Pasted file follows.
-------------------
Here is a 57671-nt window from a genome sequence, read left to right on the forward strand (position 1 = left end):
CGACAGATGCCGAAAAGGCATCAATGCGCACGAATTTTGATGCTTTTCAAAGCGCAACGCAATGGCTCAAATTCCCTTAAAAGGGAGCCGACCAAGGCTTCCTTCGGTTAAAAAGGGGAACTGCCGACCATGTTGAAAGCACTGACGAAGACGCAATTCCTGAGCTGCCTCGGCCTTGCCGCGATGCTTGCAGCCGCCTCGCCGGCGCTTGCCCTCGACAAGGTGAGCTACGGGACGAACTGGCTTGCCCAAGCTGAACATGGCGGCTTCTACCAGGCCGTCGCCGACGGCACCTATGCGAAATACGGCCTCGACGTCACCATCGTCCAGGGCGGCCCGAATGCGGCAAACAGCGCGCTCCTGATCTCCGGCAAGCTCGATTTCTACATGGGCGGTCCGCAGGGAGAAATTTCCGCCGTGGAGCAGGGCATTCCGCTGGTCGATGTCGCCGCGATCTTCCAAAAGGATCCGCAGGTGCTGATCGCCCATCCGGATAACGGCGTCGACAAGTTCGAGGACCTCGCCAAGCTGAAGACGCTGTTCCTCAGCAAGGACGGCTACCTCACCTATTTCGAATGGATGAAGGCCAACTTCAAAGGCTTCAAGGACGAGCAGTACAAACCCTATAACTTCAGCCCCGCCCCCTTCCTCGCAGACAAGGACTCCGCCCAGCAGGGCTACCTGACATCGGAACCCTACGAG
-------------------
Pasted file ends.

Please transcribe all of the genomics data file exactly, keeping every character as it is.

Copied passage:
Here is a 57671-nt window from a genome sequence, read left to right on the forward strand (position 1 = left end):
CGACAGATGCCGAAAAGGCATCAATGCGCACGAATTTTGATGCTTTTCAAAGCGCAACGCAATGGCTCAAATTCCCTTAAAAGGGAGCCGACCAAGGCTTCCTTCGGTTAAAAAGGGGAACTGCCGACCATGTTGAAAGCACTGACGAAGACGCAATTCCTGAGCTGCCTCGGCCTTGCCGCGATGCTTGCAGCCGCCTCGCCGGCGCTTGCCCTCGACAAGGTGAGCTACGGGACGAACTGGCTTGCCCAAGCTGAACATGGCGGCTTCTACCAGGCCGTCGCCGACGGCACCTATGCGAAATACGGCCTCGACGTCACCATCGTCCAGGGCGGCCCGAATGCGGCAAACAGCGCGCTCCTGATCTCCGGCAAGCTCGATTTCTACATGGGCGGTCCGCAGGGAGAAATTTCCGCCGTGGAGCAGGGCATTCCGCTGGTCGATGTCGCCGCGATCTTCCAAAAGGATCCGCAGGTGCTGATCGCCCATCCGGATAACGGCGTCGACAAGTTCGAGGACCTCGCCAAGCTGAAGACGCTGTTCCTCAGCAAGGACGGCTACCTCACCTATTTCGAATGGATGAAGGCCAACTTCAAAGGCTTCAAGGACGAGCAGTACAAACCCTATAACTTCAGCCCCGCCCCCTTCCTCGCAGACAAGGACTCCGCCCAGCAGGGCTACCTGACATCGGAACCCTACGAG